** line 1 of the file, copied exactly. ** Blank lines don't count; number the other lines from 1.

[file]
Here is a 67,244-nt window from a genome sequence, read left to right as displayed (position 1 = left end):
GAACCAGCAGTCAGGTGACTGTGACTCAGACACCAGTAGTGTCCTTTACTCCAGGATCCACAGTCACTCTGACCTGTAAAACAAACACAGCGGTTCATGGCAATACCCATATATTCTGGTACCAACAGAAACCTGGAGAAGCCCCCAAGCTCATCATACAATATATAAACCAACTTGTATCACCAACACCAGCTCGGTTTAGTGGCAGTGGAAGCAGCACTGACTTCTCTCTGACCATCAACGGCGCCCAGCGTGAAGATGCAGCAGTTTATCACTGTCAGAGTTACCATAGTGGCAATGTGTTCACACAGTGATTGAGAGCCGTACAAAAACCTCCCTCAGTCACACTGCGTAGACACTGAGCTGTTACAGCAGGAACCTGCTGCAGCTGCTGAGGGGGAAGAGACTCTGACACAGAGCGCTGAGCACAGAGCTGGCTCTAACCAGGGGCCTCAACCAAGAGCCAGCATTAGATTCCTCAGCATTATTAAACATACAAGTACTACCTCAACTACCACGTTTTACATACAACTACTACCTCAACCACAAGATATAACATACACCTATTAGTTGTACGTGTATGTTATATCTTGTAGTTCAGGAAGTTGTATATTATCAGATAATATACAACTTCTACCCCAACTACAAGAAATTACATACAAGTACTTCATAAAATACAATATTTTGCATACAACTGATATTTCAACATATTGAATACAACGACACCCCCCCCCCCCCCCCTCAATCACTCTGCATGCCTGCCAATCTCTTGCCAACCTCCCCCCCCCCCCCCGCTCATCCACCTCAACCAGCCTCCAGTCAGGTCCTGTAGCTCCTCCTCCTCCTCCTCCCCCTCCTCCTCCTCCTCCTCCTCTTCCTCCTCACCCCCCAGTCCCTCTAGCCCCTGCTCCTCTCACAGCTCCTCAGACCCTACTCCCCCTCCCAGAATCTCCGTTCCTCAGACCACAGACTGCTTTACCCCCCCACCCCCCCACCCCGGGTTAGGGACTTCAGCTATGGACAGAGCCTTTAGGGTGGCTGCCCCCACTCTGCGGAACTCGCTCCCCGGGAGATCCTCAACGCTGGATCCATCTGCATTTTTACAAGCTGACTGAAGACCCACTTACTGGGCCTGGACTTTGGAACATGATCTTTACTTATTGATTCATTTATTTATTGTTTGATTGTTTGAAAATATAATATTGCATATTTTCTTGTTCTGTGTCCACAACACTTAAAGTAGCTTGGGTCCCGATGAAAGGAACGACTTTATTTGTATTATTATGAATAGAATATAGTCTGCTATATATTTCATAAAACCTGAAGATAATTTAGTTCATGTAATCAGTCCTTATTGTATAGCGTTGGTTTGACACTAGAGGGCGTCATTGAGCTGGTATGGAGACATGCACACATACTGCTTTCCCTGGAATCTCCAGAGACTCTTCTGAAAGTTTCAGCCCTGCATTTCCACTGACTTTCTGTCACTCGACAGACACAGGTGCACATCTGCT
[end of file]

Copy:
Here is a 67,244-nt window from a genome sequence, read left to right as displayed (position 1 = left end):